The REIT’s gross profit margin improved by 130 bps year over year, primarily driven by synergies from the Recall acquisition reducing labor expenses and the flow-through of the revenue management program. Compared to a year ago, its adjusted EBITDA in Q4-17 increased over 10% to almost $327 million, leveraging growth of approximately 8% on a constant-dollar basis.
The company’s EBITDA margin increased 120 bps to 32.9% and Adjusted EPS for the quarter was $0.29 per share, inclusive of a $0.02 per share increase in amortization expense, reflecting a catch-up associated with an adjustment to the life of Recall’s customer relationship value. Adjusted EPS would have been $0.31 per share excluding this catch-up.
AFFO was $154 million in the fourth quarter, in line with the expectations, but down year over year due to timing of capital expenditures and cash expenses. Maintenance and non-real estate investments increased $28 million compared to a year ago, as the costs were more back-end weighted this year.
For the year, Iron Mountain’s results were generally in line with guidance discussed on the last quarter’s call. Revenue came in at $3.8 billion and just above the range as a result of strong internal storage revenue growth, driven by management efforts as well as currency translation benefits.
Adjusted EBITDA of $1.26 billion was in the middle of the range compared to the full-year 2016, the adjusted EBITDA margin improved 180 bps to 32.8%, with higher gross margins and lower SG&A as a percentage of revenues. AFFO came in at the higher end of the range due to efficiencies in capital maintenance projects following the acquisition of Recall.
The only negative result that I could determine related to recent earnings was Iron Mountain’s North American growth. In North America Data Management, adjusted EBITDA margins were down slightly year over year as the company continues to invest in more new product development than a year ago.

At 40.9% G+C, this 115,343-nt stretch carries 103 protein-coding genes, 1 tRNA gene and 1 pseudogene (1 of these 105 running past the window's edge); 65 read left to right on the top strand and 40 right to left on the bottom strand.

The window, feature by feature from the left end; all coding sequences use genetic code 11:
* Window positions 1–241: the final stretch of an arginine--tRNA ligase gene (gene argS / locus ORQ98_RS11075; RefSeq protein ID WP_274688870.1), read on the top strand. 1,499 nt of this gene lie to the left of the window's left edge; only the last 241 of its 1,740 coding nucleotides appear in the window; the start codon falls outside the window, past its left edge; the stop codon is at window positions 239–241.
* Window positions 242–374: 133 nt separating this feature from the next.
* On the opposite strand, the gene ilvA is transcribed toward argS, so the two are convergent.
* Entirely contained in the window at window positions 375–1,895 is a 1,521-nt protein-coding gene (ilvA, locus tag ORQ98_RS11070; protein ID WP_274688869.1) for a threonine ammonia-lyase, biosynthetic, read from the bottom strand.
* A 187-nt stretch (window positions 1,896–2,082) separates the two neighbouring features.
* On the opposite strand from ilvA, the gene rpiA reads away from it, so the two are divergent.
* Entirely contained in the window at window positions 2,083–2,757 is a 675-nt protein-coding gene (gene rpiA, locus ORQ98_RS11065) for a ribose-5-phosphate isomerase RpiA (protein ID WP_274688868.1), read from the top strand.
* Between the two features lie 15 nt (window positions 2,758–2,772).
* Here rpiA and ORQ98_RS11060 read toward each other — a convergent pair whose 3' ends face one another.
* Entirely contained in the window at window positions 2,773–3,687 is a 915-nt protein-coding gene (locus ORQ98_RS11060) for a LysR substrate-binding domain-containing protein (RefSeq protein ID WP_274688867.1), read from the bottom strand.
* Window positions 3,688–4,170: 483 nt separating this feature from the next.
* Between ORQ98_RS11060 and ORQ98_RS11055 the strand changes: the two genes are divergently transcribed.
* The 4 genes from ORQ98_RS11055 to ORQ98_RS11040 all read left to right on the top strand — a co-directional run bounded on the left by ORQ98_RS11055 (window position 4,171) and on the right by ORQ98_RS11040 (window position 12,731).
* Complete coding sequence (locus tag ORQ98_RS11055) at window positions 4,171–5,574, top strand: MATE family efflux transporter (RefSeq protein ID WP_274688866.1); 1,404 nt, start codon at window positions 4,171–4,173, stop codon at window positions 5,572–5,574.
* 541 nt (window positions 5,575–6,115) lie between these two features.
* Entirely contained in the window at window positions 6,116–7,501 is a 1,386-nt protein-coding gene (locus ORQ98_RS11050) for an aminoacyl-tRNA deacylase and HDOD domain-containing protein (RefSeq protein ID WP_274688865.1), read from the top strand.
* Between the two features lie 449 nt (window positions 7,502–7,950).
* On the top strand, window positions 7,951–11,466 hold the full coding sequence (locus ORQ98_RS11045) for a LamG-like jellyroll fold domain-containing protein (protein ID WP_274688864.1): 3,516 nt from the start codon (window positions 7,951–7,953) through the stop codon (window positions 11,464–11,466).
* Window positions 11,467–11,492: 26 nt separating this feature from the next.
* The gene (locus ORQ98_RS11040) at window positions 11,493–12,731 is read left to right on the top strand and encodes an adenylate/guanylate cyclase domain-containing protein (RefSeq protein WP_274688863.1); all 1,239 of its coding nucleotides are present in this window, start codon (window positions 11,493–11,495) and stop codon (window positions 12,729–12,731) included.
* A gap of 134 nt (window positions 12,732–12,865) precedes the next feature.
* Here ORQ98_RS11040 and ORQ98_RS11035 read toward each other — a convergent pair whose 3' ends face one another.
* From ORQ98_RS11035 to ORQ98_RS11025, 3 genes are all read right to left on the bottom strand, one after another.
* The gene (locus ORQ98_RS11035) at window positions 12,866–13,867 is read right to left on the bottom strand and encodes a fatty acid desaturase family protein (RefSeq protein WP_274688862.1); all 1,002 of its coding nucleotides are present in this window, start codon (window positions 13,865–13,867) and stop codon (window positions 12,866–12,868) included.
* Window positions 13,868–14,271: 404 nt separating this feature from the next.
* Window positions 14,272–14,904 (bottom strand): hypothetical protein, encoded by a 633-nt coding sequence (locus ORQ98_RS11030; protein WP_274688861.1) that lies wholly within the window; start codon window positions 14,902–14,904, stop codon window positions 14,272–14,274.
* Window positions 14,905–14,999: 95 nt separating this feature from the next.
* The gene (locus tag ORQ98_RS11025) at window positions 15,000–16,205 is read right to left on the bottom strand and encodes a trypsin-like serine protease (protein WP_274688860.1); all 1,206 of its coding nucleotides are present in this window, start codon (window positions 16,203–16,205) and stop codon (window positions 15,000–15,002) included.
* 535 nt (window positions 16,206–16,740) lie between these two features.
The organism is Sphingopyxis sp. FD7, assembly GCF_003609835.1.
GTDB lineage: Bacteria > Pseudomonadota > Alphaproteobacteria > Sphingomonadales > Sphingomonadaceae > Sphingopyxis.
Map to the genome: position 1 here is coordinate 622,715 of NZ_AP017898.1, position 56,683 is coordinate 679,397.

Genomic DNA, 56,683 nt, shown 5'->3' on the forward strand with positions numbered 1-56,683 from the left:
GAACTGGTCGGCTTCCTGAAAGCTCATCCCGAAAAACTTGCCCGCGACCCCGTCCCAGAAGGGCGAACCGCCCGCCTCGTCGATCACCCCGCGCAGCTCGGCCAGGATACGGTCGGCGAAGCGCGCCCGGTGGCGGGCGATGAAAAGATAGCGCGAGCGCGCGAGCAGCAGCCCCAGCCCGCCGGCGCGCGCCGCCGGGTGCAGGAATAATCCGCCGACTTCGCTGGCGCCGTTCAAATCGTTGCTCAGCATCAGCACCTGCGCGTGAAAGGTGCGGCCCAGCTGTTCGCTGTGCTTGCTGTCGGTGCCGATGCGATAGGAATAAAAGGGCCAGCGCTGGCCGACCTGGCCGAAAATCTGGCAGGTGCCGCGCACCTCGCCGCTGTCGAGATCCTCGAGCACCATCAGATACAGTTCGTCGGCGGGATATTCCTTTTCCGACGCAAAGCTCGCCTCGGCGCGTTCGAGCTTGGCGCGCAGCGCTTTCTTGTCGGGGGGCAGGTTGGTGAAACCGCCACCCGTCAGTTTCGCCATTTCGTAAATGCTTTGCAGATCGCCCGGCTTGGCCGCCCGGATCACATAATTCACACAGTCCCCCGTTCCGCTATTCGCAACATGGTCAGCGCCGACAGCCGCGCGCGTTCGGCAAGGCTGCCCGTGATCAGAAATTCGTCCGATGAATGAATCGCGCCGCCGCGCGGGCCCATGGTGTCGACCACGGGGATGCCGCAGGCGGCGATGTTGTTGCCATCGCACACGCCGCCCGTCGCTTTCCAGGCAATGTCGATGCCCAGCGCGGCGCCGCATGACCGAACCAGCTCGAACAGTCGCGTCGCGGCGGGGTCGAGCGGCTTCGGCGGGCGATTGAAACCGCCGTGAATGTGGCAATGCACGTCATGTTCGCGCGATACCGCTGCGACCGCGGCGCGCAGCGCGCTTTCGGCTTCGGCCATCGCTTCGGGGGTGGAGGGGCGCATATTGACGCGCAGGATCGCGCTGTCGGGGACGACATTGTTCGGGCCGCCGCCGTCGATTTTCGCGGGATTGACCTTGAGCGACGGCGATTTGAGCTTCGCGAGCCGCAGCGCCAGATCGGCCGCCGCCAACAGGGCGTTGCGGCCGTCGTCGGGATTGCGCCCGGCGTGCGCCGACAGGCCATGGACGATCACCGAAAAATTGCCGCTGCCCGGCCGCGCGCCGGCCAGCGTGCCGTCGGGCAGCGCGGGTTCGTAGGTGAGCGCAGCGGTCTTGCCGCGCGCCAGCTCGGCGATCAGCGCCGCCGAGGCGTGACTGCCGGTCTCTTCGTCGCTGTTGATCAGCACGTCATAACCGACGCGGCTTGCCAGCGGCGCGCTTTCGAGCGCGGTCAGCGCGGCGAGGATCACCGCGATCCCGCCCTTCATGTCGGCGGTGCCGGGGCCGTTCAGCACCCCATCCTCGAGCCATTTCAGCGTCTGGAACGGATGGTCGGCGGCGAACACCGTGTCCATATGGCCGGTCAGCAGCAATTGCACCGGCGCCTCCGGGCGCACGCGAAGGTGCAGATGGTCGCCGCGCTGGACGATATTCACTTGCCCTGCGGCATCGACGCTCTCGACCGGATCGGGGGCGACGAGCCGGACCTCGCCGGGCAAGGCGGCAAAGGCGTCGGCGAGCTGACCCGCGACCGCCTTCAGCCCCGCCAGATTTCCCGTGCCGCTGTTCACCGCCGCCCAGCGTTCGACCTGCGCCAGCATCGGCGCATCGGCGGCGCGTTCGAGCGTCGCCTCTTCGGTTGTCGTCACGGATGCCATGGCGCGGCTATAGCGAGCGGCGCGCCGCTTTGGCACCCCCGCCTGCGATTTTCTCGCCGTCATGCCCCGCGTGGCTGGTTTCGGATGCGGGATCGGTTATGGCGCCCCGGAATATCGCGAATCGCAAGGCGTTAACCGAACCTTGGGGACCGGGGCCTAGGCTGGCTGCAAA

However, Iron Mountain is well on track to have a business mix that will structurally deliver north of 5% EBITDA growth before acquisitions, up from about 3.5% as of the end of 2017. The company achieved internal storage rental revenue growth of more than 4% in Q4-17, while internal service revenue growth was essentially flat, as expected, at minus 0.1%.
The company’s AFFO for the full year was up more than 12%, and as illustrated below, it is forecasting 11.2% annual AFFO growth through 2020.
At the midpoint and on a constant-currency basis, Iron Mountain expects total revenues to grow by 8%, adjusted EBITDA by 14% and AFFO to grow by 9% in 2018 compared with 2017.
2018 total revenue growth will be driven by internal storage revenue growth, which is expected to be between 3% and 3.5%, reflecting ongoing revenue management efforts in developed markets and volume growth in emerging markets.
For the full year, the company expects to see positive internal volume growth in Western Europe, while it anticipates lower income and volume from existing customers in North America, leading to a slight volume decline overall in developed markets.
Follow the Money
Iron Mountain’s cash available for distribution (or CAD) continues to fund the dividend as well as maintenance and core growth investments. As you can see below, on a compounded annual growth rate basis, the REIT anticipates revenue to grow by almost 7% from 2017 to 2020; adjusted EBITDA to grow by 11%, and AFFO to grow over 11%, or over 7% on a per share basis.
Iron Mountain expects a dividend per share growth rate of around 4%, as it expects an AFFO payout ratio in the mid-70s. The company said it was “excited to accelerate growth as it expands in the data center space and is confident in the value it will create for shareholders over time by the platform we've built.”
Now let’s compare Iron Mountain’s dividend with that of the peers:
As you can see, the company has the highest dividend in the peer group. Now take a look at the P/FFO multiple: